Some Effects of Minimum Wage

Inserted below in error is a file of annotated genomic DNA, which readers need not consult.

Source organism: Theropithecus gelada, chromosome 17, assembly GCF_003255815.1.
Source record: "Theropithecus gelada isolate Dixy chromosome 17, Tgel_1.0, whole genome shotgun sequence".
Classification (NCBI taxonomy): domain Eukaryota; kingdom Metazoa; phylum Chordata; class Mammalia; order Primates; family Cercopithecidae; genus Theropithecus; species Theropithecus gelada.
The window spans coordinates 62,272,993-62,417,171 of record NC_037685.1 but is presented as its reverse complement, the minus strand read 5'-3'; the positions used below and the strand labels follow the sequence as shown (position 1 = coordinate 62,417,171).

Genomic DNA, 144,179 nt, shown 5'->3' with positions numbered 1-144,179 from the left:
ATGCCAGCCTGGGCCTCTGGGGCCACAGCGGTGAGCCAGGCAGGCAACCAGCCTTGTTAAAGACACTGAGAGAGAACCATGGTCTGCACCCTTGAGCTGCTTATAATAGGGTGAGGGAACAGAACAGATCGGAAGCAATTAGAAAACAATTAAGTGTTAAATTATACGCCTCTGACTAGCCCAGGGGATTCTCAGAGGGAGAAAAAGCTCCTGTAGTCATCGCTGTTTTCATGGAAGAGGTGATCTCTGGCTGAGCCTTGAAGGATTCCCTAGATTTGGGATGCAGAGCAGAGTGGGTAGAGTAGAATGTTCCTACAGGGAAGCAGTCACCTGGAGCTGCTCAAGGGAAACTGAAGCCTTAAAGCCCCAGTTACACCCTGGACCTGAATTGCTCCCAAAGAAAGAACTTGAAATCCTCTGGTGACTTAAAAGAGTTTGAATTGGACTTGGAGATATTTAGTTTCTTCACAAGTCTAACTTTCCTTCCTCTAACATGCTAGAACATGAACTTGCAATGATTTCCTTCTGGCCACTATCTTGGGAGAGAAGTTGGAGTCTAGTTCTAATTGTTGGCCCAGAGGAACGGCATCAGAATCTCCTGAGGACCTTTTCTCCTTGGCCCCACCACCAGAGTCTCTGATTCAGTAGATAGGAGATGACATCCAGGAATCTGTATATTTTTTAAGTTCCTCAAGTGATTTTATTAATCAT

The federal minimum was originated in the Fair Labor Standards act signed by President Franklin Roosevelt on June 25, 1938. The law established a minimum was of . 25 cents per hour for all employees who produced goods that were shipped in the interstate commerce. The wage is equal to $4. 04 in today’s market. The Fair Labor Standards Act covered about thirty eight percent of the labor force, mostly in the manufacturing, mining and transportation industries. Congress expanded the coverage and increased the minimum wage rate. The air transport industry was added in 1947, followed by retail trade in 1961. The construction industry, public schools, farms, laundries and nursing homes were added in 1966 and coverage was extended to state and local government employees in 1974. The Fair Labor Standards Act covers about 85 percent of the labor force. Since 1938 the federal minimum wage has been raised twenty two times. From 1949 to 1968 the value of minimum was (2011 in real dollars) rose fast from $3. 78 to $10. 34. At $7. 25 per hour the minimum wage today in real dollars is eighty five percent greater than the original benchmark and just below its average for the past sixty years of $7. 59. The Fair Labor Standards Act requires employers to comply with the state minimum wage laws that may set a state minimum wage rate above the federal rate. As of 2011, 45 states and the District of Columbia have their own minimum wages, of which eighteen are higher than the current federal minimum of $7. 25 per hour. Only five states do not have their own minimum wage laws and they depend on the Fair Labor Standards Act. Currently the highest paying minimum wage state is Washington at ($9. 04), followed by Oregon ($8. 80) and Vermont ($8. 46). States with relatively high state minimum wages may have lower job growth and lower economic growth that would otherwise be the case. States with lower wage levels, such as those in the Southern region, have greater than average share of workers in the range that would be affected by an increase in the minimum wage rate. Relatively large shares of workers that would benefit from the increase are found in Louisiana, West Virginia, Arkansas, and Mississippi. Some Western states such as Montana ,Wyoming and New Mexico, have similarly large shares of their work forces in the wage range. Who is paid the minimum wage? Supporters might believe that these laws mainly help to boost the incomers of full-time adult workers in low-income families, some of who are supporting children. Most workers earning minimum wage are young workers, part-time workers. According to the Bureau of Labor Statistics, 1. 8 million hourly paid employees were paid the federal minimum wage of $7. 25 in 2010. Roughly half are teenagers or young adults aged 24 or under. The majority of this group live in families with incomes two or more times the poverty level. The other half are aged 25 and up. More of these workers live in the poor families or near the poverty level.